“The other big difference is the time slot. That was quite a big adaption for us coming into drive.
“We were so used to breakfast where everything moves so fast. Once you get into the office, you have an hour to an hour and a half to prep for the show, and then you are on-air. A lot of things are happening while the show is on. With drive, you have a lot more lead-in time.”
French said that despite the fact Hughesy and Kate are well known in Australia and have hosted a successful show in Melbourne, there is room for growth in building the audience for their national drive show.
“In Melbourne people know who Hughesy and Kate are, understand the show and know what the brand is. We are only a year and a half in other markets like Sydney, Brisbane and Adelaide, and about eight months into being in Perth. There is still an opportunity for growth as people discover who Hughesy and Kate are, get to know the show and build that loyalty with the listeners. That is something that comes with time.”
When asked about the competitive market in drive, French and Hughes both agreed that the competition in the drive slot is tough. However, they said that they do not pay any attention to what the others are doing.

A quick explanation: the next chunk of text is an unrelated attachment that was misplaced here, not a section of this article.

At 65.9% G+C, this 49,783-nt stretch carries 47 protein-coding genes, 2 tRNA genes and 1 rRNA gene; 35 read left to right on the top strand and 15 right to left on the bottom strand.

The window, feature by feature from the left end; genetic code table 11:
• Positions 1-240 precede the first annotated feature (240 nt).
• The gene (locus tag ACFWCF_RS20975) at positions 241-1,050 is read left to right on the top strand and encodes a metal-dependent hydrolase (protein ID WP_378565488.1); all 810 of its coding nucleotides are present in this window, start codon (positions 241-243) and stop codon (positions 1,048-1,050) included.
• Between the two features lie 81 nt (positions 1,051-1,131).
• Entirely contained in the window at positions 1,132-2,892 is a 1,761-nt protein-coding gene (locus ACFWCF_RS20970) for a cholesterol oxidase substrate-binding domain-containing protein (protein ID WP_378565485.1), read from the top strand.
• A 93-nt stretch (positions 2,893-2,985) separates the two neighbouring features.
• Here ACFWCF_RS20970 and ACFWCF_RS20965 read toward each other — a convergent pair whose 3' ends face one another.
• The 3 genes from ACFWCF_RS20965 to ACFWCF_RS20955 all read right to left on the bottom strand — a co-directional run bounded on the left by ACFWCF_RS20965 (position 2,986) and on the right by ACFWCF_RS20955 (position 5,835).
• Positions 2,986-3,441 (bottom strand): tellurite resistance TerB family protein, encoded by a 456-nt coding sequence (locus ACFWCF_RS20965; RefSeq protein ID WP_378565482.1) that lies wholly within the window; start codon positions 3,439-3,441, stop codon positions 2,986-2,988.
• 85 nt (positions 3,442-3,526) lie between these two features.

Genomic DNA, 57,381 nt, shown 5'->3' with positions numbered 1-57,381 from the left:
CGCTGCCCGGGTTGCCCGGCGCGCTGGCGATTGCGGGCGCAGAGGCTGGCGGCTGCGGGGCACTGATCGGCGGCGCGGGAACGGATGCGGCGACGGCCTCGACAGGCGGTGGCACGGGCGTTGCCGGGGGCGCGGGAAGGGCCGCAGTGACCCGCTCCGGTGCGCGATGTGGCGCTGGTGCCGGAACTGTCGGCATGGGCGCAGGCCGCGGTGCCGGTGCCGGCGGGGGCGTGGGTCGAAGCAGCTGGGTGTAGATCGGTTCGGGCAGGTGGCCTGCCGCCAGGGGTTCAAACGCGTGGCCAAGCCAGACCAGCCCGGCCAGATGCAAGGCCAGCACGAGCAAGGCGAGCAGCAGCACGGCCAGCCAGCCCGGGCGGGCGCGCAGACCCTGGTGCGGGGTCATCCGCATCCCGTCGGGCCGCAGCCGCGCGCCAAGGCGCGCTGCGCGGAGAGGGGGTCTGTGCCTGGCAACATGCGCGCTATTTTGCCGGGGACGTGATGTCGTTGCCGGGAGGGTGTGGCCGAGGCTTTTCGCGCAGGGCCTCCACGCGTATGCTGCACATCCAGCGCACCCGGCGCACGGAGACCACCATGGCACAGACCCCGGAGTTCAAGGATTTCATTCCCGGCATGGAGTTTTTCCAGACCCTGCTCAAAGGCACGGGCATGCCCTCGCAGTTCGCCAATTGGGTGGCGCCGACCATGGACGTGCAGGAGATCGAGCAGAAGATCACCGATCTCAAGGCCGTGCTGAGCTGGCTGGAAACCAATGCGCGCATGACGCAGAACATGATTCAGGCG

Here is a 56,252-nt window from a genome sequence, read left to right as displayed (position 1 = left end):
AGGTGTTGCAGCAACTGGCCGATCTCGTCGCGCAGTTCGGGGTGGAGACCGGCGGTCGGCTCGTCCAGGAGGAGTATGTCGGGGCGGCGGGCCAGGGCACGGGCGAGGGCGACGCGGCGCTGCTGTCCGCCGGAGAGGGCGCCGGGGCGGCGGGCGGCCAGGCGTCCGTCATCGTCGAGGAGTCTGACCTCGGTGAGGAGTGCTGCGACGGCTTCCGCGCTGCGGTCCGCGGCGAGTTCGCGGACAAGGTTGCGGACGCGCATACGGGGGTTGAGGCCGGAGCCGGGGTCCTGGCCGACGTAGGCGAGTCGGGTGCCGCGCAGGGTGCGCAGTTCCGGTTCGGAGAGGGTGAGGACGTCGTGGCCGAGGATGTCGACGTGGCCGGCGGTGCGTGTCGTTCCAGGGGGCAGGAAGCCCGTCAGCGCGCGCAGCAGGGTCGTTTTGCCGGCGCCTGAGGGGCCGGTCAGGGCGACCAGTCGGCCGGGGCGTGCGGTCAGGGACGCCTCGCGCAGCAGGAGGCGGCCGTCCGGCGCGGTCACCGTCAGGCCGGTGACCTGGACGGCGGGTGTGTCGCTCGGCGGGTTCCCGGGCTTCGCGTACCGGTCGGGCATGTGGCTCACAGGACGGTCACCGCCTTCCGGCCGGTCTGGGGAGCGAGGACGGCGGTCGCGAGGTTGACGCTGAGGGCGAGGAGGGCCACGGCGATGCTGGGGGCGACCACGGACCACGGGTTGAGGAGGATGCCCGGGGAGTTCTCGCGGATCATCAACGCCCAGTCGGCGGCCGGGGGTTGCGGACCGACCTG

“There is no doubt [Nova’s Kate, Tim and Marty and Hit Network’s Hamish and Andy] are great shows. There are also great things coming from Merrick [Watts] on Triple M as well. There are so many options for people,” Hughes said. “You just got to do what you do. If you started worrying about what other people are doing then you are going to start losing focus on what you are doing.”
French echoed Hughes’ statement by saying: “I am always interested in the ratings when they come out. You can go up in three and down in two – very rarely do you get results in all five markets. This is because they are different markets, different stations, and also they play different music in different markets.
“If you are looking at the ratings and you are doing well across the majority of the markets then you’ve got to be happy with that.”